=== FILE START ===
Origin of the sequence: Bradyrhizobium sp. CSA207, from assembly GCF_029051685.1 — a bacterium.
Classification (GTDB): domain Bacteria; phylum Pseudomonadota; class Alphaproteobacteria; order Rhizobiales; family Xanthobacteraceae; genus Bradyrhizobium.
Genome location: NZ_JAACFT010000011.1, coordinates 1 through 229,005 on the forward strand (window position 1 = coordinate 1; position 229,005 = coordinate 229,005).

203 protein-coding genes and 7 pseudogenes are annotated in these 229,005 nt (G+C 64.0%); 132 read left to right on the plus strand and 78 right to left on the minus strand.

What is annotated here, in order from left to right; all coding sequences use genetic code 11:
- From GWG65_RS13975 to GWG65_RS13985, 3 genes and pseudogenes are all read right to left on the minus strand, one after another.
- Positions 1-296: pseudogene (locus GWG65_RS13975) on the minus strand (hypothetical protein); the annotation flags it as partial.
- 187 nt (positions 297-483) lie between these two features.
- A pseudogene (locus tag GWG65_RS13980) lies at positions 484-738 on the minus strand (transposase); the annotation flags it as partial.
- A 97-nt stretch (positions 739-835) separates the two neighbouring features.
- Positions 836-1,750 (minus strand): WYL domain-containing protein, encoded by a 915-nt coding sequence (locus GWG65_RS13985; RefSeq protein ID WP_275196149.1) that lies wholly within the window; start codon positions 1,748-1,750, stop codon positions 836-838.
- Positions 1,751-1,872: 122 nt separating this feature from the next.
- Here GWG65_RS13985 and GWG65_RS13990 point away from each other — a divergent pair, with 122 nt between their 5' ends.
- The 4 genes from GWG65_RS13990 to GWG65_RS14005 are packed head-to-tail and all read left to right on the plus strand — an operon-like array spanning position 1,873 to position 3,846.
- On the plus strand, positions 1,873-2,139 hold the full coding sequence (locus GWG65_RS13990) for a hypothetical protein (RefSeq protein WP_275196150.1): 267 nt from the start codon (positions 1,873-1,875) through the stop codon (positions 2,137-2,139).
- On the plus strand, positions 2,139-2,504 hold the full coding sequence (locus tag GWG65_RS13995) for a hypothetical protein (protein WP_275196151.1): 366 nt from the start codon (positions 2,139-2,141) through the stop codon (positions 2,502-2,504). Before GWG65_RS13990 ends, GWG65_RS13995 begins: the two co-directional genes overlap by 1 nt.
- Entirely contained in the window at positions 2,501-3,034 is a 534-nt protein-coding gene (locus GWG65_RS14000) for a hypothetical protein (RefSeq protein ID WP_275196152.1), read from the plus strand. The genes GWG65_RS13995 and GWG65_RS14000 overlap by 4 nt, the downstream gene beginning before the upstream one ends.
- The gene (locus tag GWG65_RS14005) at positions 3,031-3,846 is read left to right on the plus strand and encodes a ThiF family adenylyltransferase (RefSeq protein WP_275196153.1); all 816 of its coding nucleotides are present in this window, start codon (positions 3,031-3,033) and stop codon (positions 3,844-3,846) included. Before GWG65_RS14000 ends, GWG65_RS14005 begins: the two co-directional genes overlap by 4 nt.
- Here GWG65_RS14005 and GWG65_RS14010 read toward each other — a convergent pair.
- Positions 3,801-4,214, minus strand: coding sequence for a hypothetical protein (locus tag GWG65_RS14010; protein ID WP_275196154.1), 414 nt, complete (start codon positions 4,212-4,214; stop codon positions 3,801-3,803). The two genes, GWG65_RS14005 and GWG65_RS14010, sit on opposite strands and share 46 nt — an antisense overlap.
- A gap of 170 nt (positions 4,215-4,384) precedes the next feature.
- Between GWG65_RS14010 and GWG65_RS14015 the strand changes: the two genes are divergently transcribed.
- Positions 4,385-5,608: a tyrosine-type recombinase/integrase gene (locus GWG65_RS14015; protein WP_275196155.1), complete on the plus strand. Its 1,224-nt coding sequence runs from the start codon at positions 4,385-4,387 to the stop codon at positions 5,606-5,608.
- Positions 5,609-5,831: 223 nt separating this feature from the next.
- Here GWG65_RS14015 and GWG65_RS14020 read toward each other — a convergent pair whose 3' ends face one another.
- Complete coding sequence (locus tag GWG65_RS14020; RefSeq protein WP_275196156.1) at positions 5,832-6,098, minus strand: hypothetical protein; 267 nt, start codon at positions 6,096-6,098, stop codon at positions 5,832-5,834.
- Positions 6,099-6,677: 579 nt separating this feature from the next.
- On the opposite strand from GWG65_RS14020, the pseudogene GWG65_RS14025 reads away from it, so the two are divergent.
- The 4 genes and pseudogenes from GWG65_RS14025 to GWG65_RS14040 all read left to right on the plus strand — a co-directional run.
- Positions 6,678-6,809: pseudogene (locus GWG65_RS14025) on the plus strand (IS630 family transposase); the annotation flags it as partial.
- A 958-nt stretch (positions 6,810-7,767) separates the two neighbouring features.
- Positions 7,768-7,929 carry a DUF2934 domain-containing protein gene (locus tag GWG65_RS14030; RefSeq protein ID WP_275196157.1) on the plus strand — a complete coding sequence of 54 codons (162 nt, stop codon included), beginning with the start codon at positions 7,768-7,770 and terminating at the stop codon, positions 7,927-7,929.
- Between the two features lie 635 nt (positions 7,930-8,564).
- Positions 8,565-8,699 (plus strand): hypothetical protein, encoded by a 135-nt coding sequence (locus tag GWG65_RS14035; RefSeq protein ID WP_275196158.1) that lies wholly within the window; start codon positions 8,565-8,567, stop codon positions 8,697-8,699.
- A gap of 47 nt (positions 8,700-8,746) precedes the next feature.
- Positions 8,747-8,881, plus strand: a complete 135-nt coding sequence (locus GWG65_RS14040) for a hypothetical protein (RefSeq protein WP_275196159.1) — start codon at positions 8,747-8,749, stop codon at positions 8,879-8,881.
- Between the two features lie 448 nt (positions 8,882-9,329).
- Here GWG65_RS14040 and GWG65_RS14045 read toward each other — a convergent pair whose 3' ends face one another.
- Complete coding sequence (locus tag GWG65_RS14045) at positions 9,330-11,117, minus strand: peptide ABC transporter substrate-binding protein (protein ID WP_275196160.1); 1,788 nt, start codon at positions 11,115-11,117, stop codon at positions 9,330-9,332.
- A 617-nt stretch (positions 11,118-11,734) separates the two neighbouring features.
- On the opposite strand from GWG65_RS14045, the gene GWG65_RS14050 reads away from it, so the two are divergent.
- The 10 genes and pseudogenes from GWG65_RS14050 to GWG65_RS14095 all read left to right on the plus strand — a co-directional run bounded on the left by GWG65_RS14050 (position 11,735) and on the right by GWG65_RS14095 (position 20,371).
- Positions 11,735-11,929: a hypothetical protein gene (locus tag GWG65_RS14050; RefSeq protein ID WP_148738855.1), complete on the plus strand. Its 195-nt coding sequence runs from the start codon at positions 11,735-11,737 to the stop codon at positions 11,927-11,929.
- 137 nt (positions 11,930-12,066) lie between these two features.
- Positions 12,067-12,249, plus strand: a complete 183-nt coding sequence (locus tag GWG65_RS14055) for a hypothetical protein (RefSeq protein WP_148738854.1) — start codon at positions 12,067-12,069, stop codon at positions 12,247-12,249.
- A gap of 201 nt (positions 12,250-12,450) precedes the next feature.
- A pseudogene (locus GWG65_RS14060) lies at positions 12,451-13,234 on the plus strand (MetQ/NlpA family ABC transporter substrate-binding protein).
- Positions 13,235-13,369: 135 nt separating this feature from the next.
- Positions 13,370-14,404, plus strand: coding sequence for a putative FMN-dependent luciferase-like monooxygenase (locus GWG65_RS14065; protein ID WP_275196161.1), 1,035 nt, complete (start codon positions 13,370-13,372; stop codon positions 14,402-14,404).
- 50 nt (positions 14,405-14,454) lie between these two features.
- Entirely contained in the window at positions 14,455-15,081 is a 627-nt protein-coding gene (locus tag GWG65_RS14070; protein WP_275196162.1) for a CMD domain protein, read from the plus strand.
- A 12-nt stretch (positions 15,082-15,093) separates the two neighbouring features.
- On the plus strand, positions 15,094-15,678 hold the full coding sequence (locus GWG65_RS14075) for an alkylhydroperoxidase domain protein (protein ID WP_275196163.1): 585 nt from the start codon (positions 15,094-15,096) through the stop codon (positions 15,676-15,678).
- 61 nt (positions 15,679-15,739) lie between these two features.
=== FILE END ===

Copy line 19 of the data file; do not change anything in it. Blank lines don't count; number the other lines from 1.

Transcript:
- Here GWG65_RS14005 and GWG65_RS14010 read toward each other — a convergent pair.